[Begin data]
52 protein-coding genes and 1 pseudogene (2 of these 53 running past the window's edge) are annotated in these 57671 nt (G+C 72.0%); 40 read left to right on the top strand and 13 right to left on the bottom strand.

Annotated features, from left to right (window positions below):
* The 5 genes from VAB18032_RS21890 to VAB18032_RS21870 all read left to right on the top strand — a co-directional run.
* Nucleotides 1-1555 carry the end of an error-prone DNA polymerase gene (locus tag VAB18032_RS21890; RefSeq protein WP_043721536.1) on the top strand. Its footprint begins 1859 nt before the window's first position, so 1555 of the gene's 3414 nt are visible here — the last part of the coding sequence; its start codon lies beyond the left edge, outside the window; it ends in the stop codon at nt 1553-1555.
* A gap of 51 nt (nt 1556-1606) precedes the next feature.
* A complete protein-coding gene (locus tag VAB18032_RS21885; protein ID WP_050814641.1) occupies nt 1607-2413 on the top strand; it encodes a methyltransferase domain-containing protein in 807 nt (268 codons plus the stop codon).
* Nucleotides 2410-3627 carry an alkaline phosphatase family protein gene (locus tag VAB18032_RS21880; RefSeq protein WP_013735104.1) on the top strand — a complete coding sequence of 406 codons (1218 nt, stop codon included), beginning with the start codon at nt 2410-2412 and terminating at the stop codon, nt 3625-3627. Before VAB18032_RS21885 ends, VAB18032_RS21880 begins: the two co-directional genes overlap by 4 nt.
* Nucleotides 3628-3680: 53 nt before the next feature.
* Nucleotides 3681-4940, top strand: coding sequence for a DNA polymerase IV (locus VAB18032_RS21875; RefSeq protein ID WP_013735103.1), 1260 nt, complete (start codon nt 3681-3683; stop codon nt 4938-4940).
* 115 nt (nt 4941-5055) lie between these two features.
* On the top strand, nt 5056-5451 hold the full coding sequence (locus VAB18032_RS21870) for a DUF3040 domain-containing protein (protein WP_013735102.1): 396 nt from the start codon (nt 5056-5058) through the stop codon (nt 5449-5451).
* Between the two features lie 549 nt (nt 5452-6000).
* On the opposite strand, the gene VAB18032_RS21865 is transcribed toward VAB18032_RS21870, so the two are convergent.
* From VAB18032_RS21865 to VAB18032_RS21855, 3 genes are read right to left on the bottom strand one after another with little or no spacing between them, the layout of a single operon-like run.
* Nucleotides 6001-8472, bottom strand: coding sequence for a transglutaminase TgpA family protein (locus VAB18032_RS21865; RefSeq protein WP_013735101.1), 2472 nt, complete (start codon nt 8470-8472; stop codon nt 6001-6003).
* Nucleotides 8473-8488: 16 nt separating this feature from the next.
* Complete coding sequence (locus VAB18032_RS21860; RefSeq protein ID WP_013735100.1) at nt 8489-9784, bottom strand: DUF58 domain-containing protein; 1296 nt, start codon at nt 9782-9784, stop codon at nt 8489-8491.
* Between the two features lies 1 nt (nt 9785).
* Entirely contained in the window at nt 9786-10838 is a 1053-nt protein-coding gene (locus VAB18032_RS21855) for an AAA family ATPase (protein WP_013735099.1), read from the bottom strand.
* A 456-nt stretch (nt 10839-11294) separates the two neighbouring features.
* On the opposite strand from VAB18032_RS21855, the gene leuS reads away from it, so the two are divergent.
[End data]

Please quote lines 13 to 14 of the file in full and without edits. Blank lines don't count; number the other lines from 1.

* On the opposite strand, the gene VAB18032_RS21865 is transcribed toward VAB18032_RS21870, so the two are convergent.
* From VAB18032_RS21865 to VAB18032_RS21855, 3 genes are read right to left on the bottom strand one after another with little or no spacing between them, the layout of a single operon-like run.